by C. Raboin

  1. Women are cast in 30% or less of the speaking roles in major motion pictures. New York Times, (29.2 %) (citing Davis Institute Gender in Media Study) Scott and Dargis (September 3, 2014). Annenberg School (USC), Gender Inequality in 500 Films, (28.4%), Smith, Choueiti, Scofield, Pieper. (2013). Variety, Female Characters Under-Represented (citing Lauzen, Center for the Study of Women in Television and Film at San Diego State) Littleton (30%) (March 11, 2014).
  1. Minority women have even fewer speaking roles.   Variety, Study: Female Characters Under-represented in Movies, (citing Lauzen, Center for the Study of Women in Television and Film at San Diego State) Littleton (30%) (March 11, 2014). (African-American female representation on screen was 14%. Female Hispanic characters were at 5%. Asian-American female characters accounting for 3% in 2013.)
  1. In 2013, the ten highest paid female actors collectively made $181 Million. During the same period, the ten highest paid male actors made $465 Million. Forbes, Highest Paid Celebrities: Actors and Highest Paid Celebrities: Actresses (2013).
  1. Less than 15% of top grossing films featured a balanced cast (at least 45% women). Annenberg School (USC), Gender Inequality in 500 Films, (6%) Smith, Choueiti, Scofield, Pieper. (2013). Variety, Female Characters Under-Represented, (citing Lauzen, Center for the Study of Women in Television and Film at San Diego State) Littleton (13%). (March 11, 2014).
  1. Women represent only 4.1% of directors in major motion pictures. Annenberg School (USC), Gender Inequality in 500 Films, Smith, Choueiti, Scofield, Pieper. (2013).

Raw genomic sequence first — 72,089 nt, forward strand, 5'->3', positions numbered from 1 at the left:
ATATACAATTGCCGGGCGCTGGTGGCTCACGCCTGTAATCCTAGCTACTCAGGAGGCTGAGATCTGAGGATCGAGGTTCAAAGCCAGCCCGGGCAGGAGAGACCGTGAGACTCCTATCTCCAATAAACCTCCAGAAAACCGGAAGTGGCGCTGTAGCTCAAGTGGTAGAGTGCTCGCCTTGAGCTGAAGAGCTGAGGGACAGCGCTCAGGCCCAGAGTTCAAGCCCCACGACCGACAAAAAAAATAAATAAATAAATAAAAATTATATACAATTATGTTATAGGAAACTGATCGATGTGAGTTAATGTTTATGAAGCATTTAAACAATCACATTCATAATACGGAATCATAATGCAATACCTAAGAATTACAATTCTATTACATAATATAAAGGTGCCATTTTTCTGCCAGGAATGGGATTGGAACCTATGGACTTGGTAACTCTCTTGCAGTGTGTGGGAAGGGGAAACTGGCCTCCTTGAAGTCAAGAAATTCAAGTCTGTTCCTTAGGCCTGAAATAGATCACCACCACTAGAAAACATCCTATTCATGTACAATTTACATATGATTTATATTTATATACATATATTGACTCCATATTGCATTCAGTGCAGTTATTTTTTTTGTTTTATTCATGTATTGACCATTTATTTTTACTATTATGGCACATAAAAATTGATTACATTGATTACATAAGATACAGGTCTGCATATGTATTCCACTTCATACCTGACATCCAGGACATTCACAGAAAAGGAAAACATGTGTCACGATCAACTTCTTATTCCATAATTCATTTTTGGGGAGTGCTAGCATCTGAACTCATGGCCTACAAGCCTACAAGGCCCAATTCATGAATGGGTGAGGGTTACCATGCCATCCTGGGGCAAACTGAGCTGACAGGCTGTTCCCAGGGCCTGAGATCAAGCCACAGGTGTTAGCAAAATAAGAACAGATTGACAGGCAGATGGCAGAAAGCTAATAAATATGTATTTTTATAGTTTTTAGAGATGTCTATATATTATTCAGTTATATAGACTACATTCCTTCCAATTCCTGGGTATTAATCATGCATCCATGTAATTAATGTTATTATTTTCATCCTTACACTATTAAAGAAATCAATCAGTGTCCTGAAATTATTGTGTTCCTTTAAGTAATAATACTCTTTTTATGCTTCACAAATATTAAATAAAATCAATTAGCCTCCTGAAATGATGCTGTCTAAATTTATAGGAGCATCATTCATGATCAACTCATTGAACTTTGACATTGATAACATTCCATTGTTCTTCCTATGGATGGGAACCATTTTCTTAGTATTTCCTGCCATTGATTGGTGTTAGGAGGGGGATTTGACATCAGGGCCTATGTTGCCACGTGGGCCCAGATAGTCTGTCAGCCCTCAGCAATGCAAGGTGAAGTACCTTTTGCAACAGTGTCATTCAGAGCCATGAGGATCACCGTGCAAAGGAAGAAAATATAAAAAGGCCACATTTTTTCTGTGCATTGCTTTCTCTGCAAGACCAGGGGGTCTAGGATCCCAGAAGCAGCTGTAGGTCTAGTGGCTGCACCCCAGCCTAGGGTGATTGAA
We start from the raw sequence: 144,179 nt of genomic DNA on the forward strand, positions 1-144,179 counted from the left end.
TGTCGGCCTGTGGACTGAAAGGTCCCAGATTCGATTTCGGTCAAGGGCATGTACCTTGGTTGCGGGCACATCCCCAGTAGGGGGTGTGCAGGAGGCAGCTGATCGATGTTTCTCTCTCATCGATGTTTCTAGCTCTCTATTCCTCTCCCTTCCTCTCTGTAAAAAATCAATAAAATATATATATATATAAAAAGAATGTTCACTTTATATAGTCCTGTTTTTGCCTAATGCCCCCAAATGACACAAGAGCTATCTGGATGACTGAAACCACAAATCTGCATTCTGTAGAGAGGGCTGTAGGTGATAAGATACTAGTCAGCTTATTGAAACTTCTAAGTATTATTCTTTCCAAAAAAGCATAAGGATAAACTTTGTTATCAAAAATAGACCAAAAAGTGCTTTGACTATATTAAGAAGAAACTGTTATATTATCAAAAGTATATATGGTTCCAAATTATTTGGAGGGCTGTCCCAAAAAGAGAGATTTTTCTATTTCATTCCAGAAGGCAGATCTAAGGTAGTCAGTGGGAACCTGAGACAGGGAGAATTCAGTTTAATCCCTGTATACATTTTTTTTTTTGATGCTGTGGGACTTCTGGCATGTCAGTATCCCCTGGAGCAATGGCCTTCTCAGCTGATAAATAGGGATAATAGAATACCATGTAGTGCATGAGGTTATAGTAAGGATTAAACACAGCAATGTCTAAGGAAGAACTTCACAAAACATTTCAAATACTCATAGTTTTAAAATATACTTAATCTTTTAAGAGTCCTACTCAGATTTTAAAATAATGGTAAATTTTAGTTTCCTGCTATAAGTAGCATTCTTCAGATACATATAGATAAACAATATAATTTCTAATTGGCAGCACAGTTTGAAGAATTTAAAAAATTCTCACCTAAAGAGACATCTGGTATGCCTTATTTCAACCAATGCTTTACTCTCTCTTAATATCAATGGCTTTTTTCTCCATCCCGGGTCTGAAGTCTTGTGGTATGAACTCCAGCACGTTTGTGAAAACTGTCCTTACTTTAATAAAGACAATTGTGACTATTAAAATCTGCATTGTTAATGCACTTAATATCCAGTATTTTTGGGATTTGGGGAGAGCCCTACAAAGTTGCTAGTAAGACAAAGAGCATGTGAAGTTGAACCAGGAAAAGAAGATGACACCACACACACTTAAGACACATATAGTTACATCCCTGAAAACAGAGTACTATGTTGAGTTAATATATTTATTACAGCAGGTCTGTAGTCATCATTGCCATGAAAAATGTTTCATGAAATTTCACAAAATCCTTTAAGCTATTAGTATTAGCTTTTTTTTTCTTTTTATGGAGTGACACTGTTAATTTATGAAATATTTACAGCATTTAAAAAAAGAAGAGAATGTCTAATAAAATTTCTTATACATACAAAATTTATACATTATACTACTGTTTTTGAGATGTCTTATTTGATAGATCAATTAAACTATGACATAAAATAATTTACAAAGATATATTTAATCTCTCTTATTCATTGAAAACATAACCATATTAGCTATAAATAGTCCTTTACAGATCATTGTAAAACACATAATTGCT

1. Women represent only 16.7% of the major production roles in major motion pictures. Directors (4.1%); Writers (12.2%); Producers (20%); and Cinnematographers (2%). Annenberg School (USC), Gender Inequality in 500 Popular Films, Smith, Choueiti, Scofield, Pieper. (2013). New York Film Academy, Gender Inequality in Film (2% Cinematographers) (2014).
  1. Women are three times as likely as men to be shown partially naked or in sexual attire. Annenberg School (USC), Gender Inequality in 500 Films, Smith, Choueiti, Scofield, Pieper. (2013).
  1. Women are more likely than men to be depicted as 21 – 39, while men are more likely than women to be depicted as 40 – 64. Annenberg School (USC), Gender Inequality in 500 Films, Smith, Choueiti, Scofield, Pieper. (2013).
  1. Violence against women in film is ubiquitous. “[V]iolence is most problematic, not because it’s a cliche, but because of how it’s deployed as a narrative device: not to incite genuine offense, but as an aesthetic element in itself, allowing filmmakers to indulge their most luridly toxic fantasies while pretending to abhor them.” The Washington Post, Anne Hornaday (September 9, 2014).
  1. Academy of Motion Pictures. Since 1927, the Motion Picture Academy has nominated only four women for best director (Lina Wertmuller (1976); Jane Campion (1994); Sofia Coppola (2004); and Kathryn Bigelow (2010)). Only one woman has won (Bigelow). Academy of Motion Pictures.